When Webb called for the 72nd PA to advance to fill the gap near the Angle, the regiment had just lost their color sergeant killed, and his replacement was hit just as Webb ordered the advance, which caused some confusion and delay. They did advance once they pulled themselves together. The colors, as you know, needed to move before everyone else in the regiment moved, particularly in the middle of a very noisy engagement. By the way, I do not believe that the 72nd should have been allowed to place their monument at the wall, but that was settled many years ago.
Does anyone know why General "Paddy" Owen was put under arrest just before Gettysburg, it must have been for quite a serious offence.
Dear Elaine and Esteemed GDGers,
Frank A. Boyle in _A PARTY OF MAD FELLOWS, The story of the Irish Regiments in the AOP_ described Owen's replacement as a personality clash between BG John Gibbon and Owen. Boyle suggests:
"George Stewart, in his fine work _Pickett's Charge_, advanced the idea that "Paddy" Owen being Irish was, no doubt, a great one for the bottle, and this led to his downfall. A sound enough theory, except that Owen was born in Wales and only owed his nickname to the fact that he had been the colonel of the 69th Pennsylvania before being promoted in the fall of 1862."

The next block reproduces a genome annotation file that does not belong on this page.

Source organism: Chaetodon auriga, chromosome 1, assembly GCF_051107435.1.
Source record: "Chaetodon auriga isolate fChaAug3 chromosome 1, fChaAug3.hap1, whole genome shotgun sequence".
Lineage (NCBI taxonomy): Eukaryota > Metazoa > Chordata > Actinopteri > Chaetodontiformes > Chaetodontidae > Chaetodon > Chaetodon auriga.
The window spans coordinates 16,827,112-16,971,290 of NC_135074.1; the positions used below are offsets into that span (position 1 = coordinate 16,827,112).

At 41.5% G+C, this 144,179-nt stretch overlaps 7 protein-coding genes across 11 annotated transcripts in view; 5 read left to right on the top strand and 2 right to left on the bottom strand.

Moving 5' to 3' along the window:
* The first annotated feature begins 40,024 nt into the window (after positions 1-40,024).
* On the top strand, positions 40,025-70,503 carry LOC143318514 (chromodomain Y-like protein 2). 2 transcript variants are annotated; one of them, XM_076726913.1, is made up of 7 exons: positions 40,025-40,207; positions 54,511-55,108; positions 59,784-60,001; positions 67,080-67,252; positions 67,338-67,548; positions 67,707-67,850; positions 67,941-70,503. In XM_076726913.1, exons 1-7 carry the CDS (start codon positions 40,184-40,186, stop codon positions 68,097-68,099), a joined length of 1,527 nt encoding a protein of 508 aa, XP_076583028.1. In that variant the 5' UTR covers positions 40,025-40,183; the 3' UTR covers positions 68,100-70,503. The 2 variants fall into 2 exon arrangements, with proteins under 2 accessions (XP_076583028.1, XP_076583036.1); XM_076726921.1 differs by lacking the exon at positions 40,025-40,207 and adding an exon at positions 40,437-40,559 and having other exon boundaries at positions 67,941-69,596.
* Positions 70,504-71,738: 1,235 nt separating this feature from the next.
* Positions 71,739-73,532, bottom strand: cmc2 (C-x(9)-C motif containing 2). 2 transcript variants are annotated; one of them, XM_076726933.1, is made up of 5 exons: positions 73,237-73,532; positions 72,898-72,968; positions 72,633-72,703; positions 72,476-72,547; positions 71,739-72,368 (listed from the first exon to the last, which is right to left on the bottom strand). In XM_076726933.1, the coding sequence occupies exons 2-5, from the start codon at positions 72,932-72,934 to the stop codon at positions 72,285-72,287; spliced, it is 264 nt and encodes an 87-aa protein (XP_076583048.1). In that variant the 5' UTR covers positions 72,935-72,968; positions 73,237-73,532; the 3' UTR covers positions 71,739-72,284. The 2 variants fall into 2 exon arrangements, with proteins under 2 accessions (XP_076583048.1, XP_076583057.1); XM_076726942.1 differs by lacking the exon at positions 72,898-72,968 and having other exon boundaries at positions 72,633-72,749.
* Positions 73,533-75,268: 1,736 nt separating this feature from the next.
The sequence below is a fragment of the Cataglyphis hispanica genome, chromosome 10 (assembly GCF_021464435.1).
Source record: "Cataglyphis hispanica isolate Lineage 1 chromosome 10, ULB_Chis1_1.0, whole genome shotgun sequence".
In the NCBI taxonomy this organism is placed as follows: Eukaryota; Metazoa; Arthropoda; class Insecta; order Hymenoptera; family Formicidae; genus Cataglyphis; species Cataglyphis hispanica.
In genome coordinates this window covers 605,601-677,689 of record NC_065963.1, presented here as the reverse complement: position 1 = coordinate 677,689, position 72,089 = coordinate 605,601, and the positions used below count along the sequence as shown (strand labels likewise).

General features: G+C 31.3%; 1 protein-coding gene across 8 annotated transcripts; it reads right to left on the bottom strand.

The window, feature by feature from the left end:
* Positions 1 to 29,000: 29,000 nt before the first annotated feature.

Paddy Owen was, from all accounts, a boozer. Boyle recounts an encounter between Owen and LtCol Dennis O'Kane in Oct.1862. Owen met O'Kane who was driving his wife and daughter in a carriage near camp. Owen was "apparently drunk" and rode his horse around the carriage close to the team pulling the carriage. O'Kane asked him to stop, but Owen continued, frightening the women and calling O'Kane "an Irish son of a bitch". The former tavern keeper O'Kane alighted from the carriage and pulled Owen off his horse, for which he was court martialed. The president of the court martial was Winfield Scott Hancock, not exactly a creampuff when it came to discipline. O'Kane was found "Not Guilty" on all charges. Later, Owen returned to command the Philadelphia Brigade and was dismissed after Cold Harbor in 1864. Dennis O'Kane was promoted to Colonel and was killed at the Angle in the gallant stand of the 69th PA on July 3rd in the Pickett-Pettigrew Charge.